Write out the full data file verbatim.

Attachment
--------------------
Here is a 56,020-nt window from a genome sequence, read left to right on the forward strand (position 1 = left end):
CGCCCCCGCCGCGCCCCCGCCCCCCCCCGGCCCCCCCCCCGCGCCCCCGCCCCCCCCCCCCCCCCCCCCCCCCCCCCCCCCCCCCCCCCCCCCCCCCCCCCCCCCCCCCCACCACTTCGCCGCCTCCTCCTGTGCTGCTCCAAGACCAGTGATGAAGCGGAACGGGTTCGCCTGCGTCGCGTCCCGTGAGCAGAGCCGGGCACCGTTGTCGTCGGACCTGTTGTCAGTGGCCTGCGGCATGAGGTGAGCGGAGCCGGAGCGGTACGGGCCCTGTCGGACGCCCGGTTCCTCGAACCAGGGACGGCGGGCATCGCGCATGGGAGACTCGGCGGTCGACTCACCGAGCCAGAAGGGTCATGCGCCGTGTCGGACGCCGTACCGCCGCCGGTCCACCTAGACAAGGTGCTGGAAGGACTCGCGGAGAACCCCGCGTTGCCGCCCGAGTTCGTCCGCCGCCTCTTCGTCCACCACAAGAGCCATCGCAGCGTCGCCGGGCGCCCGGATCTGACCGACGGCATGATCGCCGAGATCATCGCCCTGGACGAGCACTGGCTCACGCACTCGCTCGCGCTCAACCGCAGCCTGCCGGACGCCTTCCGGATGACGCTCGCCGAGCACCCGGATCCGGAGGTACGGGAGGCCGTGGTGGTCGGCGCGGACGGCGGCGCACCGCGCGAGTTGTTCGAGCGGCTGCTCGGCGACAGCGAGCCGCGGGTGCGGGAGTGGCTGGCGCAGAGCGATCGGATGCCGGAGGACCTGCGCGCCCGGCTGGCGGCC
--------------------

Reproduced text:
Here is a 56,020-nt window from a genome sequence, read left to right on the forward strand (position 1 = left end):
CGCCCCCGCCGCGCCCCCGCCCCCCCCCGGCCCCCCCCCCGCGCCCCCGCCCCCCCCCCCCCCCCCCCCCCCCCCCCCCCCCCCCCCCCCCCCCCCCCCCCCCCCCCCCCACCACTTCGCCGCCTCCTCCTGTGCTGCTCCAAGACCAGTGATGAAGCGGAACGGGTTCGCCTGCGTCGCGTCCCGTGAGCAGAGCCGGGCACCGTTGTCGTCGGACCTGTTGTCAGTGGCCTGCGGCATGAGGTGAGCGGAGCCGGAGCGGTACGGGCCCTGTCGGACGCCCGGTTCCTCGAACCAGGGACGGCGGGCATCGCGCATGGGAGACTCGGCGGTCGACTCACCGAGCCAGAAGGGTCATGCGCCGTGTCGGACGCCGTACCGCCGCCGGTCCACCTAGACAAGGTGCTGGAAGGACTCGCGGAGAACCCCGCGTTGCCGCCCGAGTTCGTCCGCCGCCTCTTCGTCCACCACAAGAGCCATCGCAGCGTCGCCGGGCGCCCGGATCTGACCGACGGCATGATCGCCGAGATCATCGCCCTGGACGAGCACTGGCTCACGCACTCGCTCGCGCTCAACCGCAGCCTGCCGGACGCCTTCCGGATGACGCTCGCCGAGCACCCGGATCCGGAGGTACGGGAGGCCGTGGTGGTCGGCGCGGACGGCGGCGCACCGCGCGAGTTGTTCGAGCGGCTGCTCGGCGACAGCGAGCCGCGGGTGCGGGAGTGGCTGGCGCAGAGCGATCGGATGCCGGAGGACCTGCGCGCCCGGCTGGCGGCC